Tag Archives: economic ignorance

Andy Cantú and the Austin Chamber of Commerce are dishonest, ignorant, or both.

Chamber says land reform is top transportation priority

That interest in return on investment opens the chamber up to critics who drubbed the 2014 light rail proposal as a suboptimal choice of projects. Its huge price tag and relatively low ridership projections – due in part to a route that bypassed some of the city’s densest neighborhoods – could have drastically cut into the Capital Metropolitan Transportation Agency’s operating budget, which could in turn have hurt the agency’s bus service, those critics argued.

“I don’t think I would characterize the 2014 bond proposal as a bad plan or a bad investment,” Cantú said in the chamber’s defense. “It might not have been the perfect plan. And I think a lot of people and groups in Austin are looking for perfection, and perfection is the enemy of good enough.”

He either doesn’t know the concept “worse than nothing” or knows it and doesn’t care. Ignorant or dishonest. You pick.

And, yes, this is important. The Chamber essentially picked that disastrous route for us, because the Mayor didn’t know anything about transportation and listened to their (bad) advice.

If the Chamber’s ‘new approach’ that identifies sprawl as bad does not include radical honesty about how bad the 2014 light rail plan was (instead extolling I-35 ‘improvements’ and more state highway ‘investment’), then they have learned nothing; we are all dumber for having listened to them. I award them no points; and may god have mercy on their souls.

billymadison_nopoints

A very accurate summary of where we are

I don’t claim to know Leffingwell’s motivation, but everything else in this short post from Dave Dobbs via twitlonger is accurate:

“Austin’s Proposition One is a poison pill for democracy and the new 10-1 council.

My view is that when Mayor Leffingwell found himself on the losing end of the 10-1 vote, he decided to make his prediction that such a council so constituted couldn’t function by saddling that future council with enormous debt and a totally non sequitur urban rail plan that doesn’t go where most people go, doesn’t address congestion, has far too few riders for far too much cost, will see too little fare box return and that will negatively impact bus service. Additionally, the convoluted rail ballot language politically encumbers the new council with certificates of obligation (CO) for $400 million in roads that will do nothing for Austinites, while at the same time authorizing bonds for a rail proposal that the FTA is not likely to put high on the list. And because Austin changed the original destination from Mueller to Highland ACC, another three years of federal planning (and more money) will be necessary to even get on the list for federal funding.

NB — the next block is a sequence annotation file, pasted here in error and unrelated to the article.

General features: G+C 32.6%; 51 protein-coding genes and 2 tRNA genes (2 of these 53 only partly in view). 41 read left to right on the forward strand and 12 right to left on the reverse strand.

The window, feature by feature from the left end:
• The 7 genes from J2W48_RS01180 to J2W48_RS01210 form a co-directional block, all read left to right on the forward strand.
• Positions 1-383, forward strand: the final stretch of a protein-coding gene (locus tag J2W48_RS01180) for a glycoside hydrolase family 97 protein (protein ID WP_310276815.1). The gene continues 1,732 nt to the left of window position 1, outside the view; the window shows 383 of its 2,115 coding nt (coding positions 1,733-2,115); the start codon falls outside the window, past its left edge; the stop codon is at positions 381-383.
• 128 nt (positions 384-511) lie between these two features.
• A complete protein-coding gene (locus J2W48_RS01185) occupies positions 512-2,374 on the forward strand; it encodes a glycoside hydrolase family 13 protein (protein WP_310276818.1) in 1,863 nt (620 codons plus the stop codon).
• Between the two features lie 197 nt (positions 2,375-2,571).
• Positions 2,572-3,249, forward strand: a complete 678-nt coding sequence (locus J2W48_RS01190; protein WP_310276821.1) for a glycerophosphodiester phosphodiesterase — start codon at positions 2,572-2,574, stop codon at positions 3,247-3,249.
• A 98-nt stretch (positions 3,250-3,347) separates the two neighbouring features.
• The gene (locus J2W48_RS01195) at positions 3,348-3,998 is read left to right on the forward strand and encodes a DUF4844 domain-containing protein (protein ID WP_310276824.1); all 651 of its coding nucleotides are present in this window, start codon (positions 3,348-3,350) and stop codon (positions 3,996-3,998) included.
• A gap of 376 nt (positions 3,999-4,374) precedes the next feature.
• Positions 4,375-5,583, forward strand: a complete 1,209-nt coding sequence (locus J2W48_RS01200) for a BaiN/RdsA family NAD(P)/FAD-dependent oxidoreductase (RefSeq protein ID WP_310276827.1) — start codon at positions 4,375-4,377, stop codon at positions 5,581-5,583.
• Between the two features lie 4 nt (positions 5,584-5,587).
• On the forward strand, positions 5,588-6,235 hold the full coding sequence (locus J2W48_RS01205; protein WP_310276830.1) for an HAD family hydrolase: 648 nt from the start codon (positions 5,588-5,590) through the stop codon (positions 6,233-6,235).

The bottom line here is that if Austin’s Proposition 1 passes, a new council, awash with voter mandated debt, will have it’s hands tied; subject to the charge that it’s not carrying out the voter’s wishes if it doesn’t spend the money. In short, passage of the rail bonds and the problematic road CO’s associated with those bonds is going to create endless static in council chambers for years. How can anything productive come out of that?”

Dave Dobbs,
Texas Association for Public Transportation

My speech from last night

I ripped up one of the copies I had and gave a short excoriation of the lack of meaningful public input, as this KUT story indicates. Here’s the outline of the speech I was going to give (4 people had donated me time; I’m not sure I could have fleshed this out to 15 minutes if I tried).

Unlike some people who spoke with most or all of their time, I thought it more important to indicate that we didn’t agree with the decision to limit testimony (at the only real public hearing this thing was ever going to get).

1. Background
a. Member of AURA (founding member of the new version; supporter of the old)
b. UTC 2000-2005
i. Mention PG, modern UTC opposition in JD, MDG
c. Writing on transportation since 2003
d. On corner in 2000 supporting LRT with Eric Anderson (LAB)
e. Opposed Red Line in 2004 due to high operating subsidy and low benefit to Austinites
i. (mention this has borne out – operating subsidy ‘down’ from 35 to 18 after cancelling buses; census from rider at Lakeline showing 80% Cedar Park)
2. PC Process
a. In it since beginning.
b. Assured LG on table. No obstacles. (Also assured of this years ago when Rapid Bus was pushed).
c. Process clearly designed with thumb on scales
i. Subcorridors instead of routes
ii. West Campus into Core
iii. I35 ridership into Highland but neither I35 nor 183 ridership into Lamar
iv. Various ‘errors’ all of which hurt GL
v. Bad flier – canvassed at my house with flier designed to fool old people into dropping opposition to plan. No real plans for rail on Guadalupe!
d. At end, people still didn’t know what was best for them!
i. Repeated, strong, unbending preference for Lamar ‘subcorridor’
e. So we brought up the FTA out of the blue
i. Disputed by the guy in charge of Rapid Bus!
ii. Either lying now or lying at beginning.
iii. Getting mixed messages – we’ll do LG right after election but LG can’t ever be done because of traffic but we’ll do it next anyways.
f. Nobody in Austin should trust the output of a process this corrupt. You’re being fed a line about transparency that doesn’t hold up. None of our local transit activists who aren’t connected to the machine believe this.
i. National commentators:
1. Christof Spieler: "It's amazing: Austin, the self-proclaimed progressive city, could have had the best rail system in Texas but has the dumbest."
2. Steven Smith: "Austin light rail is becoming more of a joke by the minute. Textbook example of politics getting in the way of good transit planning."